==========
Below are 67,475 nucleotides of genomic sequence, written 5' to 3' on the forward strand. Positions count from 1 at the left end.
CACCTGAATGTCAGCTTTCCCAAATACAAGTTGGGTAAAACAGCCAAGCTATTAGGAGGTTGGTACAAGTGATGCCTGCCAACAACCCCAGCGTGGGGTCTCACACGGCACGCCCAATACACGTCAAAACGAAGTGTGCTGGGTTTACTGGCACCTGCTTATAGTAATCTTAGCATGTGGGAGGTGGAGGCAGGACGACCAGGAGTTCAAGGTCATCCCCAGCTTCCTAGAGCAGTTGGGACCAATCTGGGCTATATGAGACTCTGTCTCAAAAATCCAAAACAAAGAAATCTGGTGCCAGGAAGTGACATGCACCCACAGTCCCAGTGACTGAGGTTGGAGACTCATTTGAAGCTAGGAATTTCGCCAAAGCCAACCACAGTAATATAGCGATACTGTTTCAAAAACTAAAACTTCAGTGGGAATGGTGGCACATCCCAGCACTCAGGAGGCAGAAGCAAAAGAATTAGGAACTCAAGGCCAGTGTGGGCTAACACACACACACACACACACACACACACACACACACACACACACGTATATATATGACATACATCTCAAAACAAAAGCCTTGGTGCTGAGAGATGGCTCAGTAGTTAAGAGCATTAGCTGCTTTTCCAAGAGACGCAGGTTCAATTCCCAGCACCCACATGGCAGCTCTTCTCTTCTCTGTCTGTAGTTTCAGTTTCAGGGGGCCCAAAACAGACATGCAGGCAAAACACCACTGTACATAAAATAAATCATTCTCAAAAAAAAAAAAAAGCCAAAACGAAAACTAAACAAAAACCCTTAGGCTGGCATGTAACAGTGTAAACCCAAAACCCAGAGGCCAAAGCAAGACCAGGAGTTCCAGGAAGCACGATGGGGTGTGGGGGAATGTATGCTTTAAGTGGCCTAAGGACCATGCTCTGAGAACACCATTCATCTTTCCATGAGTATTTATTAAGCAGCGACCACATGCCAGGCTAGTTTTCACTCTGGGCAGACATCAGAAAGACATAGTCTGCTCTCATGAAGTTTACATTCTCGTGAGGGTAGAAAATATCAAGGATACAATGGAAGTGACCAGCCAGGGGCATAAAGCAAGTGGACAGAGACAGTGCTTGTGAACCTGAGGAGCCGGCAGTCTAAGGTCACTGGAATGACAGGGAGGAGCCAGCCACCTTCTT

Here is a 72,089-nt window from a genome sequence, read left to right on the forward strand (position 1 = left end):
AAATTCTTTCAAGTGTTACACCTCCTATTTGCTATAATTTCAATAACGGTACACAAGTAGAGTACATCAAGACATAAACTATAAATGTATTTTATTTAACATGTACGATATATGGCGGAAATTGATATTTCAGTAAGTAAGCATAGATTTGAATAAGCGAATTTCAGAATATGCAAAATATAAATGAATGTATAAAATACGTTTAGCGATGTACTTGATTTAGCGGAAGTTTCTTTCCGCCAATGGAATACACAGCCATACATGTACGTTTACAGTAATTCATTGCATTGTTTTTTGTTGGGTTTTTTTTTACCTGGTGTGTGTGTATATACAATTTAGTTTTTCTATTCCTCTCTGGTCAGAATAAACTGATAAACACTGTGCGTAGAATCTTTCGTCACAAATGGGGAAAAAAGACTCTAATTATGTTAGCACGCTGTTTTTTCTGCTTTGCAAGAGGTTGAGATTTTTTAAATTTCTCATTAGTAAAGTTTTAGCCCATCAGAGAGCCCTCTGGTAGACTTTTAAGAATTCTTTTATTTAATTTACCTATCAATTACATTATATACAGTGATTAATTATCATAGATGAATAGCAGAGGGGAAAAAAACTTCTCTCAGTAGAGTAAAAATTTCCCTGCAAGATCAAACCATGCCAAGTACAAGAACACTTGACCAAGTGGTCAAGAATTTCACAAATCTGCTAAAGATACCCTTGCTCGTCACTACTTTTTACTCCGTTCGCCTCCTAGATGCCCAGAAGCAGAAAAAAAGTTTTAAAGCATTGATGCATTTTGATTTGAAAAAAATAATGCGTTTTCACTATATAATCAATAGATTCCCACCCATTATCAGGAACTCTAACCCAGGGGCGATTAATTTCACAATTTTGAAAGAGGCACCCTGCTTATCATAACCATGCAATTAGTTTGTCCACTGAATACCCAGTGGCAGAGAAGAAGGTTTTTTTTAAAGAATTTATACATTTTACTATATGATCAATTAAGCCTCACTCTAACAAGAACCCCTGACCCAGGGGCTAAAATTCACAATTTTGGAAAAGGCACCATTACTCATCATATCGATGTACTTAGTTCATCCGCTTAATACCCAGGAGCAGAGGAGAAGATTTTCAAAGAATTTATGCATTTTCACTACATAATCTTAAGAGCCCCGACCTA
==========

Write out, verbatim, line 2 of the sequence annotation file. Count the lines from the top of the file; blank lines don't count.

CACCTGAATGTCAGCTTTCCCAAATACAAGTTGGGTAAAACAGCCAAGCTATTAGGAGGTTGGTACAAGTGATGCCTGCCAACAACCCCAGCGTGGGGTCTCACACGGCACGCCCAATACACGTCAAAACGAAGTGTGCTGGGTTTACTGGCACCTGCTTATAGTAATCTTAGCATGTGGGAGGTGGAGGCAGGACGACCAGGAGTTCAAGGTCATCCCCAGCTTCCTAGAGCAGTTGGGACCAATCTGGGCTATATGAGACTCTGTCTCAAAAATCCAAAACAAAGAAATCTGGTGCCAGGAAGTGACATGCACCCACAGTCCCAGTGACTGAGGTTGGAGACTCATTTGAAGCTAGGAATTTCGCCAAAGCCAACCACAGTAATATAGCGATACTGTTTCAAAAACTAAAACTTCAGTGGGAATGGTGGCACATCCCAGCACTCAGGAGGCAGAAGCAAAAGAATTAGGAACTCAAGGCCAGTGTGGGCTAACACACACACACACACACACACACACACACACACACACACACACGTATATATATGACATACATCTCAAAACAAAAGCCTTGGTGCTGAGAGATGGCTCAGTAGTTAAGAGCATTAGCTGCTTTTCCAAGAGACGCAGGTTCAATTCCCAGCACCCACATGGCAGCTCTTCTCTTCTCTGTCTGTAGTTTCAGTTTCAGGGGGCCCAAAACAGACATGCAGGCAAAACACCACTGTACATAAAATAAATCATTCTCAAAAAAAAAAAAAAGCCAAAACGAAAACTAAACAAAAACCCTTAGGCTGGCATGTAACAGTGTAAACCCAAAACCCAGAGGCCAAAGCAAGACCAGGAGTTCCAGGAAGCACGATGGGGTGTGGGGGAATGTATGCTTTAAGTGGCCTAAGGACCATGCTCTGAGAACACCATTCATCTTTCCATGAGTATTTATTAAGCAGCGACCACATGCCAGGCTAGTTTTCACTCTGGGCAGACATCAGAAAGACATAGTCTGCTCTCATGAAGTTTACATTCTCGTGAGGGTAGAAAATATCAAGGATACAATGGAAGTGACCAGCCAGGGGCATAAAGCAAGTGGACAGAGACAGTGCTTGTGAACCTGAGGAGCCGGCAGTCTAAGGTCACTGGAATGACAGGGAGGAGCCAGCCACCTTCTT